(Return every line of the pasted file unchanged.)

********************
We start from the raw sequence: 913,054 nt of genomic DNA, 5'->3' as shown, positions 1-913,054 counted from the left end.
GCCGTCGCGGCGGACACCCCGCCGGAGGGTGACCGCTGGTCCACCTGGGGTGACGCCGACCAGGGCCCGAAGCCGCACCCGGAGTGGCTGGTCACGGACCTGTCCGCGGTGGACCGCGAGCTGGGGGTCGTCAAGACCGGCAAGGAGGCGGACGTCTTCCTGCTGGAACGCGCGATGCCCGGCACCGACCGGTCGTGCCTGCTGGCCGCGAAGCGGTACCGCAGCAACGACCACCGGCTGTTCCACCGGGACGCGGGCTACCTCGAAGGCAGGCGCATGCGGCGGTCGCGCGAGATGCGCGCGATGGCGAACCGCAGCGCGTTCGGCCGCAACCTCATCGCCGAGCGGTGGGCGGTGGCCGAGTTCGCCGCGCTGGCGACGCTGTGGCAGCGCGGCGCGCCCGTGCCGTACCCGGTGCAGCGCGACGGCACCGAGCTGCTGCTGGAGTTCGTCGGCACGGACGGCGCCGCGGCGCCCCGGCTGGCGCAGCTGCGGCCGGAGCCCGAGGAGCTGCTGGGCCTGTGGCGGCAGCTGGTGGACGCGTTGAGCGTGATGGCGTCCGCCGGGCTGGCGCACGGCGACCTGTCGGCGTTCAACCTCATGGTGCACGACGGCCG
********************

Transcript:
We start from the raw sequence: 913,054 nt of genomic DNA, 5'->3' as shown, positions 1-913,054 counted from the left end.
GCCGTCGCGGCGGACACCCCGCCGGAGGGTGACCGCTGGTCCACCTGGGGTGACGCCGACCAGGGCCCGAAGCCGCACCCGGAGTGGCTGGTCACGGACCTGTCCGCGGTGGACCGCGAGCTGGGGGTCGTCAAGACCGGCAAGGAGGCGGACGTCTTCCTGCTGGAACGCGCGATGCCCGGCACCGACCGGTCGTGCCTGCTGGCCGCGAAGCGGTACCGCAGCAACGACCACCGGCTGTTCCACCGGGACGCGGGCTACCTCGAAGGCAGGCGCATGCGGCGGTCGCGCGAGATGCGCGCGATGGCGAACCGCAGCGCGTTCGGCCGCAACCTCATCGCCGAGCGGTGGGCGGTGGCCGAGTTCGCCGCGCTGGCGACGCTGTGGCAGCGCGGCGCGCCCGTGCCGTACCCGGTGCAGCGCGACGGCACCGAGCTGCTGCTGGAGTTCGTCGGCACGGACGGCGCCGCGGCGCCCCGGCTGGCGCAGCTGCGGCCGGAGCCCGAGGAGCTGCTGGGCCTGTGGCGGCAGCTGGTGGACGCGTTGAGCGTGATGGCGTCCGCCGGGCTGGCGCACGGCGACCTGTCGGCGTTCAACCTCATGGTGCACGACGGCCG